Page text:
Helicopter modernization: the clock is ticking

By October 28, 2014 January 23rd, 2019 News

Helicopter modernization: the clock is tickingBased on the recent Honeywell’s study, the global helicopter market is constantly growing. Over the next four years alone, it is expected to welcome almost 5000 thousands of new choppers. At the same time, the owners of older model machines are faced with a dilemma: to modernize or to invest into fleet renewal. For them – the clock is ticking, as the existing fleet is currently on the edge of completing its calendar resource.

The rapid advances in technology allow not only creating innovative new products but also significantly improving the existing equipment. By introducing new upgrades and highly sophisticated system updates the life of a helicopter can be prolonged, the safety of its operation – increased and the deterioration of certain parts – considerably reduced. For instance, the primary purpose of the vibration reduction system is to improve the safety and comfort of operation; however, it also contributes to the reduced deterioration of other parts. Updating the navigation and night vision systems – another popular modernization – enables a significantly improved accuracy and a smoother flight, even when faced with unfavourable weather conditions. As a result, if the currently available modifications are installed professionally, a relatively old helicopter may easily compete with a brand new one. 

Needless to say, the improved process management translates into considerable monetary savings for the owner. For instance, in October the Australian Department of Defence decided to modernize 21 of its Tiger EC665 helicopters. They will be installed with the TDL tactical communications system, enabling to stream video in real time and instantly receive the nearby aircraft data. The works as concerns the modernization of such a fleet are valued at around USD 20 million. However, if the authority had decided to acquire new machines, it would have had to pay up to USD 45 million per unit (based on the prices in 2013).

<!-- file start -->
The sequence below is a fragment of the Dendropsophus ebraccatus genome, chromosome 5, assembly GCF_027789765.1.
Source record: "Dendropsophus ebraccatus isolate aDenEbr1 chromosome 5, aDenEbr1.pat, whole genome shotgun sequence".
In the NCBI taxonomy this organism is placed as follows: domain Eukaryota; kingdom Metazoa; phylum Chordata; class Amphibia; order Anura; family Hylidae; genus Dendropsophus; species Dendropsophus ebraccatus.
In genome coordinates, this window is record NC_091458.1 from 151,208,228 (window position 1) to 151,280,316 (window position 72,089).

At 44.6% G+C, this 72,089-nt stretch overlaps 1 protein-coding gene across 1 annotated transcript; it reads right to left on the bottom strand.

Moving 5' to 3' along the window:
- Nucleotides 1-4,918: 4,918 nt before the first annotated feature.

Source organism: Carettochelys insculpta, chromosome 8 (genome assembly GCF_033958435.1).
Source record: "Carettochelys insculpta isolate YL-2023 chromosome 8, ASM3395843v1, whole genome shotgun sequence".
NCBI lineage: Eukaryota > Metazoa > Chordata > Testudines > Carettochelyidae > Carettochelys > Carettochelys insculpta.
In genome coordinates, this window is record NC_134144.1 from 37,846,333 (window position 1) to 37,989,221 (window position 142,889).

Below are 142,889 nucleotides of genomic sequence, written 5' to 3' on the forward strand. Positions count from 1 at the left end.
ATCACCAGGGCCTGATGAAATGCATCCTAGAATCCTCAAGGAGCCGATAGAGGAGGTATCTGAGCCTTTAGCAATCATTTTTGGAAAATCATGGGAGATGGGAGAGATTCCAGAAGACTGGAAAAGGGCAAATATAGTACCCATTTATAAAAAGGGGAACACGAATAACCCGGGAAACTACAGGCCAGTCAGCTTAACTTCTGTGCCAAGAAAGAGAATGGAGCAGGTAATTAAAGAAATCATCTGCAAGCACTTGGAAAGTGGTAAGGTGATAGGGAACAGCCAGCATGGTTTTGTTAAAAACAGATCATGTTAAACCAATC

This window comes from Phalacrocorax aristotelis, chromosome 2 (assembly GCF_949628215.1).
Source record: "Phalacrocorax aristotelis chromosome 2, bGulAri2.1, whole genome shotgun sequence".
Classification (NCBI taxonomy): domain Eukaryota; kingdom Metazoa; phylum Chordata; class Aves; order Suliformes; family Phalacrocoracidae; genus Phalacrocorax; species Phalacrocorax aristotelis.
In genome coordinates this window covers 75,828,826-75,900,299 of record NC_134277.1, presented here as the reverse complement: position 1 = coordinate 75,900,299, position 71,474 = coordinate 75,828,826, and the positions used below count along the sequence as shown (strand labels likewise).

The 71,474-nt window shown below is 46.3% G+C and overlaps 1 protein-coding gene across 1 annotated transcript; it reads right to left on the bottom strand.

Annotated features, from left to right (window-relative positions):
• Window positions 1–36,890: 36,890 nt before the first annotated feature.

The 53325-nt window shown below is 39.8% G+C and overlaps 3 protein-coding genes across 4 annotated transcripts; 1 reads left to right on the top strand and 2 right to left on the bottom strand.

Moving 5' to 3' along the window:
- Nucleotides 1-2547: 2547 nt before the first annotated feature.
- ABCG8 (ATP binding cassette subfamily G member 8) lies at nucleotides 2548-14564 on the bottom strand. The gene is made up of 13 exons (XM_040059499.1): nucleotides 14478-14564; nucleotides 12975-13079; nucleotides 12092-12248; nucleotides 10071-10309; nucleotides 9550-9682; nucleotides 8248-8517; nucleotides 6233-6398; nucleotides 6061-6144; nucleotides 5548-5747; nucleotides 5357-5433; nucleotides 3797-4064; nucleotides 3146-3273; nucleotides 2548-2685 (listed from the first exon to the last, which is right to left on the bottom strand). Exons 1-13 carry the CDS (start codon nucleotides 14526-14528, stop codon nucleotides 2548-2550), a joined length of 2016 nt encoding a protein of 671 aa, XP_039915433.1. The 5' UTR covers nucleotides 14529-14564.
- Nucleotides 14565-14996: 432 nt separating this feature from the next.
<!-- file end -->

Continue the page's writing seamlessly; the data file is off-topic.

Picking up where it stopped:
In the meantime, such emerging markets, as China, Latin America and the CIS, are experiencing an increased popularity of Russian-built machines. Currently it is estimated that there are almost 12 000 of legendary Mi family machines in the regions. Since they are highly regarded for their high versatility and favourable technical characteristics, it should raise no eyebrows that their operators also are interested in maximally extending the machine’s lifetime. 

“Taking all the pros into consideration, it is not surprising that many managers opt for modernization instead of fleet expansion nowadays. After all, the several modernization Anatolij Legenzov, CEO of Helisotaprograms of Мi-8s and Mi-17s helicopters can extend their calendar resources by another 10-15 years, not to mention the fact that it is way cheaper than to buy new machines. For example, in 2013 the average cost of a military helicopter reached USD 37 million. In comparison, the price per single phase of modernization was approx. 10 times lower,” comments Anatolij Legenzov, the CEO of Helisota. 

Thus, recently, it has been announced that Mexico, which operates 19 multi-purpose Mi-17s and two Mi-8Ts, is ready to modernize the regiment of its military helicopters. Ukraine is yet another country seriously considering helicopter modernizations. The current wave of helicopter fleet modernization should soon reach Africa, too. With its difficult terrain and highly specific infrastructure issues the use of aircraft in the continent is only likely to increase. It is noteworthy that already today it operates significant number of military and civilian Mi-8Ts. Meanwhile, there are many of civilian and military helicopters in the Middle East, which is expected to catch the bug of modernization any time soon. 

„Despite all of the deserved hype, those opting for helicopter modernization are faced with a number of productivity-related challenges. One of the key problems is the shortage of certain technical components and spare parts. For instance, the market is hungry for more resources as concerns transmission, combined control units, electronic systems and other parts. Many of them are not even produced any more,” comments Anatolij Legenzov, the CEO of Helisota. “The MRO market players must also invest into the development of a sound spare parts storage management process to ensure adequate availability of components to meet the growing demand of helicopter maintenance and modernization services. It will play a significant part in the future of aircraft modernization.”